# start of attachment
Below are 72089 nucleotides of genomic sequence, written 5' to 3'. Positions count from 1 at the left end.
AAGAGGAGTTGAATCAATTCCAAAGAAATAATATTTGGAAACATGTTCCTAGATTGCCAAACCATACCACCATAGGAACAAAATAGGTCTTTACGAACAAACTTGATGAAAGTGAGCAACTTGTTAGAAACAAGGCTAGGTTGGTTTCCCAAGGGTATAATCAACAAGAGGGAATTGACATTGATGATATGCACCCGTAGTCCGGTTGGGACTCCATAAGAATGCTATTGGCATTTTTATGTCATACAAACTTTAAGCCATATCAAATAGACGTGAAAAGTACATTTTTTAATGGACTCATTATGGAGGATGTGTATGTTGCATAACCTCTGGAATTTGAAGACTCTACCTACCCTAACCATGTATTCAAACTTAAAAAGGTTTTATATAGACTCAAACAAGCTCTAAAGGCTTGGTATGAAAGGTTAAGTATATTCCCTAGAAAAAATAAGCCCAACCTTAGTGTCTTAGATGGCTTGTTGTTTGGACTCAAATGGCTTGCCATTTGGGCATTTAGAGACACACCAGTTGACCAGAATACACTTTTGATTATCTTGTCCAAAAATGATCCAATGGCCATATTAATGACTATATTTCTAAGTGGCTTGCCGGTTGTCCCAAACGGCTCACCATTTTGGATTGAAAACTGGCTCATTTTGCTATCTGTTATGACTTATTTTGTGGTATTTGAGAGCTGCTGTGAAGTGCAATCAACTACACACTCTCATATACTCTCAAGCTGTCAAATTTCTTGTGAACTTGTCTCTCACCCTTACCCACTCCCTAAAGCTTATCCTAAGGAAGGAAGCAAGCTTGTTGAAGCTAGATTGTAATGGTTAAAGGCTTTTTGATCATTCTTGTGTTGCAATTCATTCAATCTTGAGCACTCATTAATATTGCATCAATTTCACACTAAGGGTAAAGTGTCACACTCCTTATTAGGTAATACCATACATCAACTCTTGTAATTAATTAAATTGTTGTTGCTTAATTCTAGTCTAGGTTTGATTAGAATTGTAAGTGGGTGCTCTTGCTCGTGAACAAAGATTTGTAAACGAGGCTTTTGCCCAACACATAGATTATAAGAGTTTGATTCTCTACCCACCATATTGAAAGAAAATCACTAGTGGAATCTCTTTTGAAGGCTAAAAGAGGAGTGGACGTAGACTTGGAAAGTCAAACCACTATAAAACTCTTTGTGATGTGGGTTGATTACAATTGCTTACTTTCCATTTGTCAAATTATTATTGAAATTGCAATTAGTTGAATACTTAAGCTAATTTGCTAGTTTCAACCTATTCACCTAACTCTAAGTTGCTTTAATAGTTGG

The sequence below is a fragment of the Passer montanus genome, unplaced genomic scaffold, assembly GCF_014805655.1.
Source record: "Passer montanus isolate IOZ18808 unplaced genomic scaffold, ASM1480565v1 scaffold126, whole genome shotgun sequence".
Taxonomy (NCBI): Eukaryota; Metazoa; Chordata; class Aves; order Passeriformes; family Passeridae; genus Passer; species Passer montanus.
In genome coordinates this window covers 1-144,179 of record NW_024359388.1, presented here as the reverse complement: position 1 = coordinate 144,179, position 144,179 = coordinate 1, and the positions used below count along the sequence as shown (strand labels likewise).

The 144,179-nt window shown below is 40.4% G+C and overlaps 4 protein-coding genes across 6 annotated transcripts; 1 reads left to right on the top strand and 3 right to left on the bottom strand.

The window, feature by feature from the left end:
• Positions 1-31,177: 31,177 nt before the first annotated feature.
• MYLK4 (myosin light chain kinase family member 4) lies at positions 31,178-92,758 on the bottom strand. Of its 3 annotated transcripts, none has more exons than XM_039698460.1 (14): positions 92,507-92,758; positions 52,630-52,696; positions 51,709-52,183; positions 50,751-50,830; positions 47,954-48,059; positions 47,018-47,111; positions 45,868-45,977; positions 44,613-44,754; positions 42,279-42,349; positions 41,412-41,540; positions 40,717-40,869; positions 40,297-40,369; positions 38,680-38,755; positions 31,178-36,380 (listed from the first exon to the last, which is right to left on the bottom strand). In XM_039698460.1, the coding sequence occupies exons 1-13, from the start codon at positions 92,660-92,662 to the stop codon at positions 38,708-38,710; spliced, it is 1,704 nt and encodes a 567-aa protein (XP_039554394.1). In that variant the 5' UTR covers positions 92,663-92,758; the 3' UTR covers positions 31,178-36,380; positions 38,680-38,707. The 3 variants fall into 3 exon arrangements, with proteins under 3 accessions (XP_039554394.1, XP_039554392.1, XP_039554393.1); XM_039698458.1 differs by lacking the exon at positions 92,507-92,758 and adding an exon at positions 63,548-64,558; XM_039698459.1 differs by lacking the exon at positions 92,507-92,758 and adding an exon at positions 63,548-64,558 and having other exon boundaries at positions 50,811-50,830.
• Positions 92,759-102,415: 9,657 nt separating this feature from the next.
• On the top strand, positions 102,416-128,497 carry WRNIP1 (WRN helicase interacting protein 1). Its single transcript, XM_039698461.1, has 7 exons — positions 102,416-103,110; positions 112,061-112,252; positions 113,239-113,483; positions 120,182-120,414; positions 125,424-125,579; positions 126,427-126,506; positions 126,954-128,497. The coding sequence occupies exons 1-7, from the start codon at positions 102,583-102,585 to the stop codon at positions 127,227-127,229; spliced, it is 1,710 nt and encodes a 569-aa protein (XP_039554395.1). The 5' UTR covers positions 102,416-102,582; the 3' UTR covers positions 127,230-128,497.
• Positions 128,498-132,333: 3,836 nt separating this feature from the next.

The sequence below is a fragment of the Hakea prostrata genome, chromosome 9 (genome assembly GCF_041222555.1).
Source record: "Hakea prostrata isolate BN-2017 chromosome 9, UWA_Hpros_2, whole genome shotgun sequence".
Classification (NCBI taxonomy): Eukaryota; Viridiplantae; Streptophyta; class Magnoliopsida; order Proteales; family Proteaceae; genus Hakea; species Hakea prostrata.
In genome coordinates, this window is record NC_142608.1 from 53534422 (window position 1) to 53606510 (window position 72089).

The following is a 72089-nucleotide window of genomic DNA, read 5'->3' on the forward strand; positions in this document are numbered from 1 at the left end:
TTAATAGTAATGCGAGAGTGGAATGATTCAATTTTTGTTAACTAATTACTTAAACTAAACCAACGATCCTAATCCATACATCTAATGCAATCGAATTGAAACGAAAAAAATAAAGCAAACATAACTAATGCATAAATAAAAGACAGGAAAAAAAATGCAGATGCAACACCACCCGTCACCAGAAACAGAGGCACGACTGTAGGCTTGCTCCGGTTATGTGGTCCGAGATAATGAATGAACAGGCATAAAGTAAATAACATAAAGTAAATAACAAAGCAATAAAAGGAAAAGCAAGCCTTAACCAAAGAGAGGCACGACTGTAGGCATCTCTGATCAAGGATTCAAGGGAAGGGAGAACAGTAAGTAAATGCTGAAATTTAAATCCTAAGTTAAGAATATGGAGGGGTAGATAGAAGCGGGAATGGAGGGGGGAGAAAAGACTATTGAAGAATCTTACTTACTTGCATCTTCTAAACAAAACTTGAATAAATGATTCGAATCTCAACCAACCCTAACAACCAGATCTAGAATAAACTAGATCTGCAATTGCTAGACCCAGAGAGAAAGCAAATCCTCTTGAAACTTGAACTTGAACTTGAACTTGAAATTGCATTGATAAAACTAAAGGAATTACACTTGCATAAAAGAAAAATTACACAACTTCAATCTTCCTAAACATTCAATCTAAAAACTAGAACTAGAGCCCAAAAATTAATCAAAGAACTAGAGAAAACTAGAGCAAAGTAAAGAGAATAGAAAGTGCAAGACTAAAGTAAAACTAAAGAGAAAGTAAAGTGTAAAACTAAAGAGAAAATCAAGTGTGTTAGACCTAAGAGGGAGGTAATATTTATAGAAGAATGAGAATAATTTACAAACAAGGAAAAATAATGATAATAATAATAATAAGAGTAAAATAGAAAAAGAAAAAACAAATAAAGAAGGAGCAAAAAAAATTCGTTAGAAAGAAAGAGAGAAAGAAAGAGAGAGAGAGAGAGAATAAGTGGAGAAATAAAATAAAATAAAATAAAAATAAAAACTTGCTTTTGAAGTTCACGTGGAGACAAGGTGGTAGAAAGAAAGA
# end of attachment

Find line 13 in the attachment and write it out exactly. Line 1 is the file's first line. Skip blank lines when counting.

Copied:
• Positions 128,498-132,333: 3,836 nt separating this feature from the next.